So, what is the hesitancy in moving the act forward? It depends on who you ask, but it appears that technical problems with the proposed bill are minimal. If you listen to the hearing, the one minor item of note concerned the “lookback” provision, which would allow families to utilize their current year or prior year earnings when calculating the enhanced child tax credit included in the bill. Instead, it could be likely that both parties feel they are close enough to the November 2024 elections, which could alter the representation in the White House and Congress, allowing a more partisan bill to move through in the future.

Similar to the panelists on the committee, we can only hope that Congress hears the voice of the people in that delaying crucial business tax legislative changes for two years could drastically hinder innovation in the United States and put the future of many small to mid-size businesses into jeopardy. The immediate deduction of research expenditures is imperative for the growth of business. However, the ability for businesses to access cash and pay a drastically increased tax bill can be distinctly different between large and small businesses. It is essential that Congress acts now to ensure small and mid-size businesses can continue to innovate alongside large multinational businesses, while allowing the United States to remain a global competitor.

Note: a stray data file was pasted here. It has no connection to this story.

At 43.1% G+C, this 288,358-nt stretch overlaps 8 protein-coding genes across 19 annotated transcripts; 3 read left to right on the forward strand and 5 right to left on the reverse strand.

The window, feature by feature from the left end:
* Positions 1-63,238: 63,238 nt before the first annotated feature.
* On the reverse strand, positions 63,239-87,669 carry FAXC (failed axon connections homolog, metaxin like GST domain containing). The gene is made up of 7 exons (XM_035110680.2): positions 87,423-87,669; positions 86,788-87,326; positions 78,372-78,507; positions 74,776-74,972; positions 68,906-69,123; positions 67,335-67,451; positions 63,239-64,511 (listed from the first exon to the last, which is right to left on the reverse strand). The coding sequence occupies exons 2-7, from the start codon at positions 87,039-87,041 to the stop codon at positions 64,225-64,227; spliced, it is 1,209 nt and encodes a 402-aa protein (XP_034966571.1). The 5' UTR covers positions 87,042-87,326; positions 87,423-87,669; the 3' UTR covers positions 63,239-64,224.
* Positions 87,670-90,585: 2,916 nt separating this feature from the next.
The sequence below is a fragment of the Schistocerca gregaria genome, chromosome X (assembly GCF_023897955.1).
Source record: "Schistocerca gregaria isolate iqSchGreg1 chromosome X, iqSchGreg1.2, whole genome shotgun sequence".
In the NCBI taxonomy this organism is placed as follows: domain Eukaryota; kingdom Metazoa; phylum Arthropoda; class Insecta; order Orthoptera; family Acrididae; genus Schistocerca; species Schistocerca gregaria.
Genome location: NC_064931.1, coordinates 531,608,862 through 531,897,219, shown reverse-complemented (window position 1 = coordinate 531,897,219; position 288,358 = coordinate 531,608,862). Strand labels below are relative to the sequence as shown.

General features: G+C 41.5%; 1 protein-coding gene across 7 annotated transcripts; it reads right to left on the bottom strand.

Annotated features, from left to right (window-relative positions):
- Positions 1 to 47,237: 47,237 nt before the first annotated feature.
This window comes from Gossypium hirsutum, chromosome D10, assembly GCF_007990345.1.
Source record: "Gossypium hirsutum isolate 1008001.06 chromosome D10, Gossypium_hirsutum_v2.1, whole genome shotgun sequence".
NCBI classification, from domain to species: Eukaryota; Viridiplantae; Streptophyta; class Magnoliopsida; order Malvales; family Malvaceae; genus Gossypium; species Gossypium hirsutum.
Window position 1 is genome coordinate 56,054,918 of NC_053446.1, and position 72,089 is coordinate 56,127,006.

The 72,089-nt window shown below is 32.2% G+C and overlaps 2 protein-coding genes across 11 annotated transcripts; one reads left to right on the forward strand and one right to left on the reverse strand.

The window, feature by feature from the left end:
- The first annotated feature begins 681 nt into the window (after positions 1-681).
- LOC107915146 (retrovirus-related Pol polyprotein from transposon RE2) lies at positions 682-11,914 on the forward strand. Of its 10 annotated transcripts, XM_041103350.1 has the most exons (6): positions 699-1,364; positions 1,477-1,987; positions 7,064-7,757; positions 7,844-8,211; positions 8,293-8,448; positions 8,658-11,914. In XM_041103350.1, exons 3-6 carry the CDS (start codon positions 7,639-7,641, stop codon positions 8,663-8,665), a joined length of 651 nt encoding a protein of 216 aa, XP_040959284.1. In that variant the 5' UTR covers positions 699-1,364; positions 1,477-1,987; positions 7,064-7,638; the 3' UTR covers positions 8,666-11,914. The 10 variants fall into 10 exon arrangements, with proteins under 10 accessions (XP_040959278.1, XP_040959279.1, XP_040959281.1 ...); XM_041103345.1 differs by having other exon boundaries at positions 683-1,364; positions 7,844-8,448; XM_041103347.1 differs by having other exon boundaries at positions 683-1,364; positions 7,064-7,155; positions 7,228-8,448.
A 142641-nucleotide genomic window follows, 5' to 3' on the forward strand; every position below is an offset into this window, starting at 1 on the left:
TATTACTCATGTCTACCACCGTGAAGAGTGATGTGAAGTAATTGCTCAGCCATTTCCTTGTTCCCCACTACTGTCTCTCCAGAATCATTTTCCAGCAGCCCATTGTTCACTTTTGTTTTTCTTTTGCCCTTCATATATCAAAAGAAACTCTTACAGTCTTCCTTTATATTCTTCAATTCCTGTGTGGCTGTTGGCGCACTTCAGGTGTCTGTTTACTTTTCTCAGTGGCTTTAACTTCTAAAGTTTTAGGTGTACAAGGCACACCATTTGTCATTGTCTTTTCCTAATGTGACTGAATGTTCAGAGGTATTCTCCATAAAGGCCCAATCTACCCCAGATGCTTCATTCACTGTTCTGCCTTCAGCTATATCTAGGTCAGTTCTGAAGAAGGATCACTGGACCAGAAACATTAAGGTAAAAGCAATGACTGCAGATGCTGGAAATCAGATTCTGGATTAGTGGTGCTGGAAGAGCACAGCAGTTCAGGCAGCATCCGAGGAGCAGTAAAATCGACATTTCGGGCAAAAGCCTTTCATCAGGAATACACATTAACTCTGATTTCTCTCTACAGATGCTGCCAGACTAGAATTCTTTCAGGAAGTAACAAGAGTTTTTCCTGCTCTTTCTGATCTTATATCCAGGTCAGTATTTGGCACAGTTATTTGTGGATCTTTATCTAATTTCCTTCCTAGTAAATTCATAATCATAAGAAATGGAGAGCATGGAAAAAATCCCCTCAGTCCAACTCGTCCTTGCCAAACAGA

Top Senate tax writers indicated last week that more than 60 senators support the Tax Relief or American Families and Workers Act of 2024. There have been reports that Majority Leader Schumer plans to put the bill on the Senate floor for a vote in early April. The Senate is on recess until the week of April 8th. It is suspected that a dozen or more Republican votes will be needed to pass the bill with 60 votes. Senator Wyden has offered to remove the lookback provision currently included in the bill if it helps get the bill passed. Senator Mike Crapo has declined to predict the outcome of such a vote at this time.

This article was originally published by Lynn Mucenski Keck in Forbes on March 19, 2024.